I have to confess to having trouble following the happenings in The Maltese Falcon. This is because everyone is playing each other, including Sam. I applaud him for acting with integrity at the end, but up to that point there is a whole lot of deception. Because I had trouble understanding it, I will stick to what I do know, and that is Catholicism. In describing the title relic, Kasper talks a bit about the supposed history of the Knights Templar. His brief and laughable summary of their past is typical of what Hollywood would tell you about the order. They were founded as Poor Knights of the Temple, which is how we somehow get the word “Templar.” They come up with this name during that period in Christian history known as the Crusades, which detractors of the Faith like to bring up to tell the world that the Church was, and is, the boogeyman. It is a load of nonsense, of course, despite the verifiable atrocities that did happen. As with most such things, the truth lies somewhere in the middle. Also, seeing the Templars as being part of some grand conspiracy is nothing new. In the fourteenth century, the French king expelled them from his country because he wanted their stuff, which was basically the beginning of the end for their order. What was left of them scattered to various places, like Malta, which is roughly where Kasper picks up the thread. Despite what the internet, or Kasper for our purposes, might suggest to you, the Templars were not in league with the devil. What remains of their order, which exists in a different form today, does charitable work like any of its other cousins in the Faith. So, please, can we all relax?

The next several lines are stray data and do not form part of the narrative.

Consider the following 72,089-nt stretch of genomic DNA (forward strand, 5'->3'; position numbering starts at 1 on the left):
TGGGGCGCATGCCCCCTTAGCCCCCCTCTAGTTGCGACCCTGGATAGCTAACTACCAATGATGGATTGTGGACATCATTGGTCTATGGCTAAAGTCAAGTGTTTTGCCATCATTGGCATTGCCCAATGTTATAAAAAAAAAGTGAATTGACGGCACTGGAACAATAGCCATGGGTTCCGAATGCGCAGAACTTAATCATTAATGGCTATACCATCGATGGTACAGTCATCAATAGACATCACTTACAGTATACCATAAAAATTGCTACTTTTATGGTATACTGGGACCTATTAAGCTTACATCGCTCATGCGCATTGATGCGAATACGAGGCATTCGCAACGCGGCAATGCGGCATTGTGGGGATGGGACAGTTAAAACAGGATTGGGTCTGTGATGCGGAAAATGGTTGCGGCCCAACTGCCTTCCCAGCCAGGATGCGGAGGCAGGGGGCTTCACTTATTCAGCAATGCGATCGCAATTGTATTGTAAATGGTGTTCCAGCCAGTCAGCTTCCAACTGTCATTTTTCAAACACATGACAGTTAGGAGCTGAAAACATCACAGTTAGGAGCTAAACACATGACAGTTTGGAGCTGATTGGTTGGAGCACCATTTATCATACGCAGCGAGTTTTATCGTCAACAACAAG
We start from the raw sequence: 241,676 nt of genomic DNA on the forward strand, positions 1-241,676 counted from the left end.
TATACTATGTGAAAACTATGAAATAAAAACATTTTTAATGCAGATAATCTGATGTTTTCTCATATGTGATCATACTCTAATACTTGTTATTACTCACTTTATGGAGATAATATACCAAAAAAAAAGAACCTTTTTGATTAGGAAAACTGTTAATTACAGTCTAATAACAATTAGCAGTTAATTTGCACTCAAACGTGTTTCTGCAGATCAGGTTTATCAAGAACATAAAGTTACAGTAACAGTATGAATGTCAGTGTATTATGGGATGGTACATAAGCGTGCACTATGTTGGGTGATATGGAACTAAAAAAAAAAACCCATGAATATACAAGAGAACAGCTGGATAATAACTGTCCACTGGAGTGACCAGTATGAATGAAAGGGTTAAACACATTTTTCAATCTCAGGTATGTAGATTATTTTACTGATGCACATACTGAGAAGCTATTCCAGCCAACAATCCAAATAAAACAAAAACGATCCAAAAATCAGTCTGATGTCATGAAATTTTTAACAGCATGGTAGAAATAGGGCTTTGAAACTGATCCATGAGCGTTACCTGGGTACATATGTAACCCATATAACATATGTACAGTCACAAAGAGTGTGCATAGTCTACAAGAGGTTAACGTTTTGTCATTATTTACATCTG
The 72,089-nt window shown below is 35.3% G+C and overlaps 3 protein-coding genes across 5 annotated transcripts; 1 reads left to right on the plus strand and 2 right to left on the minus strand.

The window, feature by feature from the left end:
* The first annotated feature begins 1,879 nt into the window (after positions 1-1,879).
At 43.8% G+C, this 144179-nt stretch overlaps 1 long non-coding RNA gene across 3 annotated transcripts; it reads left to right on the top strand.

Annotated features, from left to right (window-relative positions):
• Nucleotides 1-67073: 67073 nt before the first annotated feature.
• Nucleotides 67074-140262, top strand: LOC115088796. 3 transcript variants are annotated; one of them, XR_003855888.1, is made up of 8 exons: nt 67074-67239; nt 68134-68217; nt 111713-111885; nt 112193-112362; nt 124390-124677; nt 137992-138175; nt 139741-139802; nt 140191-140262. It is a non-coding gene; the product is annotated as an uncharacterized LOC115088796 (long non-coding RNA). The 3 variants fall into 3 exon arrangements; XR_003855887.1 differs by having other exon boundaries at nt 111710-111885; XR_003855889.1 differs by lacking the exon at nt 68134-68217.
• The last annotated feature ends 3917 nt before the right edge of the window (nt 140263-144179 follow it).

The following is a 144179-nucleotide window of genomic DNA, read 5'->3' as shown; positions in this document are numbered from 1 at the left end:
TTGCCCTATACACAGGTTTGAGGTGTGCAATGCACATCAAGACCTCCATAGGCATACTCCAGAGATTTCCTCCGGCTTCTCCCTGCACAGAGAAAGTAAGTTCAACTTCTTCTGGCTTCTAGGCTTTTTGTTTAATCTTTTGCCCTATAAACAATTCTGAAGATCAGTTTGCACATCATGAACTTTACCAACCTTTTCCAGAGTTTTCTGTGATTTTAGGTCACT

Knights Templar aside, The Maltese Falcon is a piece of classic cinema basically because people like the AFI tell you it is so. For now, based on my experience, if you have seen one Bogart picture you have seen them all. There is nothing objectionable in this one, so please feel free to watch it if you must.